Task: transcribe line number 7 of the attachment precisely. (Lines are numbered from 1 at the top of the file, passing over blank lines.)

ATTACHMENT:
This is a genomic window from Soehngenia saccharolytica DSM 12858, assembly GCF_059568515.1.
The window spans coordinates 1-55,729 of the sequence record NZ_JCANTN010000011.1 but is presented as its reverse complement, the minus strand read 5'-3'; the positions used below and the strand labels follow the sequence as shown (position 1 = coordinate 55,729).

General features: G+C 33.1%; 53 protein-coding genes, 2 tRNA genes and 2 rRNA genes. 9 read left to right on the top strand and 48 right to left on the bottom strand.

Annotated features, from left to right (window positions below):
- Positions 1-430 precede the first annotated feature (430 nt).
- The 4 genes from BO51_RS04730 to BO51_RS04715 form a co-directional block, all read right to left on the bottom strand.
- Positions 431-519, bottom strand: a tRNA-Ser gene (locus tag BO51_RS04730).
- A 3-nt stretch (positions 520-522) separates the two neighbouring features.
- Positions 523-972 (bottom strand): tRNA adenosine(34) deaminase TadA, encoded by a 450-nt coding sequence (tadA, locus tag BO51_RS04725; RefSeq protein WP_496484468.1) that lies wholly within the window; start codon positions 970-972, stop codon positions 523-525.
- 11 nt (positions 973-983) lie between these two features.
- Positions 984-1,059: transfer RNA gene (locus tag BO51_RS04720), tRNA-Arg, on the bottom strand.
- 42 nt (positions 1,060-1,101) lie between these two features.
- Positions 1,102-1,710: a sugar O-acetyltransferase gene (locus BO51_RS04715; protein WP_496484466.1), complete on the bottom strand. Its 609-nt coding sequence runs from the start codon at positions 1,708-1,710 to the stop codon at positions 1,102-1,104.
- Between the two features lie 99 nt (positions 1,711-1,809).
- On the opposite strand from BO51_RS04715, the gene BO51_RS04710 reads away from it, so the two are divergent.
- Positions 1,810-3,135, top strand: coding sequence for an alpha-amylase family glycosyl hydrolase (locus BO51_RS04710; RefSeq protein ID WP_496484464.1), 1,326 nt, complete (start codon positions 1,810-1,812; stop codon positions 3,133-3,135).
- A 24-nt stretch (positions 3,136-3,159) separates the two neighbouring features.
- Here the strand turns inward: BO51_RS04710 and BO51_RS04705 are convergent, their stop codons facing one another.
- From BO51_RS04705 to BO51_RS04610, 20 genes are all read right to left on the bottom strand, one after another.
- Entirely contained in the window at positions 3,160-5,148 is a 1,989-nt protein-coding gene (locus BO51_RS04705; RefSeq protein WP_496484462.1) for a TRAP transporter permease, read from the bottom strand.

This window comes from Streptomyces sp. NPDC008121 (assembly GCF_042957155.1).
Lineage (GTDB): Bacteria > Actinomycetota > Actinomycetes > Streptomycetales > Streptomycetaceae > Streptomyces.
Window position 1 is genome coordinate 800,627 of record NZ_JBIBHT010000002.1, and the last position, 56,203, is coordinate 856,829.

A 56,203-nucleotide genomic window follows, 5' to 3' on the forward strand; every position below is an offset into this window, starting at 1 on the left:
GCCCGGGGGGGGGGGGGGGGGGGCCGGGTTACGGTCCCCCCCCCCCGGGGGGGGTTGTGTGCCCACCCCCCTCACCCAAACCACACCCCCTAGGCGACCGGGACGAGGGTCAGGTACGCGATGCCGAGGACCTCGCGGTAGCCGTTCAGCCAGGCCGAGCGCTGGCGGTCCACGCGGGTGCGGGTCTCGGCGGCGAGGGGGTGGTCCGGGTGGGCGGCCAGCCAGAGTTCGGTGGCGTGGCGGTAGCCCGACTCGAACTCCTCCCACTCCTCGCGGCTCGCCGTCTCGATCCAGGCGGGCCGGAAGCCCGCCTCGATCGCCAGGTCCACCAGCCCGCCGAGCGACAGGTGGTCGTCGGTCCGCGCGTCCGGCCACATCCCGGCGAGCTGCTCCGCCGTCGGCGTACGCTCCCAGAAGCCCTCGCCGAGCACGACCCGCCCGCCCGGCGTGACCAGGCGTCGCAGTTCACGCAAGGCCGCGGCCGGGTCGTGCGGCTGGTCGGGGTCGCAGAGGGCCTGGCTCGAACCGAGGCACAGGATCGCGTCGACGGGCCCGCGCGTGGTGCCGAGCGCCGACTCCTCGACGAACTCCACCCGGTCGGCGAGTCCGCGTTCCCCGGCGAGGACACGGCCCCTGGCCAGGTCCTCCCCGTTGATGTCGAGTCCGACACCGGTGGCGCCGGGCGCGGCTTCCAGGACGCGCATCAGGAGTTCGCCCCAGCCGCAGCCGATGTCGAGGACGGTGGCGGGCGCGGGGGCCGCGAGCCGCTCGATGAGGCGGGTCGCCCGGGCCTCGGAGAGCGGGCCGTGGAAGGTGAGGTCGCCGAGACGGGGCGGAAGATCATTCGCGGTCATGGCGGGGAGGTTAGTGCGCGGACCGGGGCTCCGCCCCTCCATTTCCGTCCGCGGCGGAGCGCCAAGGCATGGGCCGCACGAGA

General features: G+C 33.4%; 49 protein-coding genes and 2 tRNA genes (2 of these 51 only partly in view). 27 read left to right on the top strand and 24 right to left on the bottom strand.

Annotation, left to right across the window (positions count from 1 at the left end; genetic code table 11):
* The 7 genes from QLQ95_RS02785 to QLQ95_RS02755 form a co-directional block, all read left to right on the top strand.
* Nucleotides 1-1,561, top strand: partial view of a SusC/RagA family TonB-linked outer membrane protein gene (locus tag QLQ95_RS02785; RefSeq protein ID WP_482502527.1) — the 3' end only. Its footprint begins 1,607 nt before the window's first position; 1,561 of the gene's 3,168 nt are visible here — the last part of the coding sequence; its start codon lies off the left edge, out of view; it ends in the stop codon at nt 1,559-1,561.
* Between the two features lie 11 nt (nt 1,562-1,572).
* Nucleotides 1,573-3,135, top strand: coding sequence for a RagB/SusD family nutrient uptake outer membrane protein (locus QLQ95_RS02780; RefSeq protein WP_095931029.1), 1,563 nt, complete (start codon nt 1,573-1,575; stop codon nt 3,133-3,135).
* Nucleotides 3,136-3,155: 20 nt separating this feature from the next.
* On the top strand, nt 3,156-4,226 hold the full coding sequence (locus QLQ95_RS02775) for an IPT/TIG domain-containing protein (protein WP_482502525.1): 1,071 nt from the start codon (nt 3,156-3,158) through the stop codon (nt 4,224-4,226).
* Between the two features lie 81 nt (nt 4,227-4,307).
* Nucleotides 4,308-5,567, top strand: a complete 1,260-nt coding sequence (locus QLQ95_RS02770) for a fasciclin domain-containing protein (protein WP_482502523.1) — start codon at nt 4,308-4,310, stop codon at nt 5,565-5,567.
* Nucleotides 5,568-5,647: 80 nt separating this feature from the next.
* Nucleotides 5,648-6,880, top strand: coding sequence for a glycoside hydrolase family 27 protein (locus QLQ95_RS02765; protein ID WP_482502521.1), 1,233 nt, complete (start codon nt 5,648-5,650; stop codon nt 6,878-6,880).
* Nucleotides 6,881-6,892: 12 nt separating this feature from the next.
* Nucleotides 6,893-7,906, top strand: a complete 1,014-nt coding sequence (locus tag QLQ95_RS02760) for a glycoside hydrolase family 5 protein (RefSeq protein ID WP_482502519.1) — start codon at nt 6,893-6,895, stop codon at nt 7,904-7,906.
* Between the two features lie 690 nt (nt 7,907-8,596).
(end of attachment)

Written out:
- Positions 431-519, bottom strand: a tRNA-Ser gene (locus tag BO51_RS04730).